The big picture on Icelandic eruption

Eyjafjallajökull (how ever you pronounce) is a volcano located in Iceland, covered by a small glacier with the same name. It’s crater has a diameter of about 3-4 kilometers, and it erupted the second time this month, causing a cloud of ash that forced authorities to stop almost all flights above Iceland.

The first fissure that opened on Fimmvörðuháls, as seen from Austurgígar. Photo by David Karnå.

The first fissure that opened on Fimmvörðuháls, as seen from Austurgígar. Photo by David Karnå.

The problem, when you have such a volcano, is that the ice on top of it melts, causing massive floods, as well as the usual shooting of smoke and gases. Thousands of people were forced to give up their homes and take cover in the face of the floods. Here we’ll present some of the most suggestive photos from the area, taken over a time span of approximately a month.

Photo by NASA.

Photo by NASA.


4 thoughts on “The big picture on Icelandic eruption

  1. Elizabeth Bohlen

    Hello Mihai… Thanks for posting the good pictures and interesting links about the current volcanic eruption in Iceland. I work for a free on-line science library. We started as a service for astronomers/planetary scientists/astrophysicists and now serve the physics/geophysics/instrumentation folks too. I thought you might find us useful. The page people usually bookmark is not our fancy front door (, it’s our query form: You will likely want to click “on” the Physics database (under the send button at the top of the form) since you are interested in geophysics. Thanks again… Elizabeth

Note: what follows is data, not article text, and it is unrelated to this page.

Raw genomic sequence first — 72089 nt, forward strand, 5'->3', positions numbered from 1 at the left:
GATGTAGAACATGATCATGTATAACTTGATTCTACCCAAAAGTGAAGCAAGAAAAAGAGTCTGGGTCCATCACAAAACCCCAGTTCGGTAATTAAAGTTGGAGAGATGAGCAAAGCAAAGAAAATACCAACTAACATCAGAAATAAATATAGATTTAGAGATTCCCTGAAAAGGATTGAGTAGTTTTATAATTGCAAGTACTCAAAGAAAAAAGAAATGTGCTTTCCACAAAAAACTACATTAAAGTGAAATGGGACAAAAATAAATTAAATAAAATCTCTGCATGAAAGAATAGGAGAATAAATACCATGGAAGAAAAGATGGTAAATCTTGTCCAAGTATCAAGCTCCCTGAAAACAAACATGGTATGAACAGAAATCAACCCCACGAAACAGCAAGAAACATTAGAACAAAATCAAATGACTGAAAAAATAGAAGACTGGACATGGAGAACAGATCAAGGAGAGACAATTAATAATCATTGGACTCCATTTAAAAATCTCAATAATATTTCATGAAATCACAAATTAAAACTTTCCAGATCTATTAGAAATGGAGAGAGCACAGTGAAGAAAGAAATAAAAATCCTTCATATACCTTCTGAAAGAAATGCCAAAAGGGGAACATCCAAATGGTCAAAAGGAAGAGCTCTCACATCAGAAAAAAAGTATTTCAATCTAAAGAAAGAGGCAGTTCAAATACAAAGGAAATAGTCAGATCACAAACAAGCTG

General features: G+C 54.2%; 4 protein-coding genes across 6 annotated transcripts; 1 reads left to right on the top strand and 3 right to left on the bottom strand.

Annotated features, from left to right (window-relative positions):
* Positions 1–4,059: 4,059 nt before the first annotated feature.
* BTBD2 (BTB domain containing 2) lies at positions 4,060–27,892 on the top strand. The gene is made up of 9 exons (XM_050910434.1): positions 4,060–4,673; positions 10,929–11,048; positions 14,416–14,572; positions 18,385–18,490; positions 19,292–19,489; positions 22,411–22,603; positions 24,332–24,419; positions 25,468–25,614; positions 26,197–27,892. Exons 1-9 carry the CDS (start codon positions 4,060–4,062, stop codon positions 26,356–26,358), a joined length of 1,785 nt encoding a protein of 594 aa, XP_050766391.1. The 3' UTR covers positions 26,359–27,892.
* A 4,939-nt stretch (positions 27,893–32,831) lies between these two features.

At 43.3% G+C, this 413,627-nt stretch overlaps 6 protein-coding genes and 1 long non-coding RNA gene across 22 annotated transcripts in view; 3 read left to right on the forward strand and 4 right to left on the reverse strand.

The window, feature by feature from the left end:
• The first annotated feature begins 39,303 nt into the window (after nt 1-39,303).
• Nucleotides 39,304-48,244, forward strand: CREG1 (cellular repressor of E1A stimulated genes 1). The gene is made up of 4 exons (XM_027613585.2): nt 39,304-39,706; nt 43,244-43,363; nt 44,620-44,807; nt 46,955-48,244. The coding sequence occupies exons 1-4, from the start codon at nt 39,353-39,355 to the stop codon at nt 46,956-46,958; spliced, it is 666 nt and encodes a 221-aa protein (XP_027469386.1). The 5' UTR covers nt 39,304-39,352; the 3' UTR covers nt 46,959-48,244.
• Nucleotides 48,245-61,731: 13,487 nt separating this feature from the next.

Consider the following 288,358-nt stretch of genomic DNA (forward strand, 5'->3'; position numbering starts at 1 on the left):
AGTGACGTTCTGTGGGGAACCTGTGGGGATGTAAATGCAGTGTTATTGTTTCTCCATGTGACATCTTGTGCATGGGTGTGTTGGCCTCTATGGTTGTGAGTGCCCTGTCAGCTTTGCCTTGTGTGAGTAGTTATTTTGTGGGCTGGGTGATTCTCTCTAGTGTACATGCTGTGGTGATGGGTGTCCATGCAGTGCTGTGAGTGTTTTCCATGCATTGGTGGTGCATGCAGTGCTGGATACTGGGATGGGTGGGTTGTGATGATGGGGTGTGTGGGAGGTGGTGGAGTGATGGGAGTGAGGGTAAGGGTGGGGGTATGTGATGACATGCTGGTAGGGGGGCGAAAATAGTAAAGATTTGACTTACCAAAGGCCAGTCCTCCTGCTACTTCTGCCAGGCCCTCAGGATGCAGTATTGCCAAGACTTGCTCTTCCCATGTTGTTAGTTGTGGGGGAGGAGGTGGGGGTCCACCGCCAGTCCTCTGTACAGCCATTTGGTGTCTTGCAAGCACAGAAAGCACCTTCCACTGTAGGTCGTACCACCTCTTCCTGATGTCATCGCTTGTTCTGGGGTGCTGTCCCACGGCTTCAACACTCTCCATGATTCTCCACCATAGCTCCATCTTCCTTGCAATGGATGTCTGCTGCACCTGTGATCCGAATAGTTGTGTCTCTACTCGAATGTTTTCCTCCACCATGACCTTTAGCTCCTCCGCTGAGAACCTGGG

P. S. I trust that my e-mail address will not be publicized/misused.

  2. Mihai Andrei Post author

    Dear Elizabeth,
    Thank you for taking the time to write. I took a quick look at the library, and it seems most interesting indeed. Is it possible to take a look at the full article instead of just the abstract? Perhaps we can find a way to collaborate, if you are interested, please let me know. My email is also in the contact page.

  3. Elizabeth Bohlen

    Hello Mihai,

    I googled myself for fun tonight (taking a break) and discovered that you had left me a message. Sorry I didn’t discover it sooner… hence the long delay.

    The answer to your question about the ADS and whether you can read full-text articles is, “Sometimes”. We post everything for which we have permission from publishers or copyright holders. More and more frequently we are permitted to serve full articles (we have scanned and store some, sometimes we link to the owner’s site). We can’t display recent articles — publishers need to sell those. There’s an embargo period (the length varies) during which we link to the publisher’s subscription site. Anyone who has a subscription or who is working from an institution which has a subscription to a journal can see the most recent articles. Sometimes publishers sell articles individually. (It’s obvious when one comes to a source for a page requiring payment.)

    The ADS is 100% free — no salesman will call! We are funded by NASA and the Smithsonian: your tax dollars at work, doing something non-lethal and truly useful.

    The ‘Leave a Reply’ option is very nice… but I almost missed it. Regular e-mail is safer for those of us who are less cyber-savvy.


    P. S. You might be amused to know that we held an international conference during the week in which Eyjafjallajökull erupted. It was also the week of the annual Boston Marathon. Yup. Folks were stuck here who wanted to get there, and folks who wanted to come here to run were stuck where they were. The folks who were stuck here couldn’t get hotel rooms because they were booked by the missing marathon runners. A good time was probably not had by all :)

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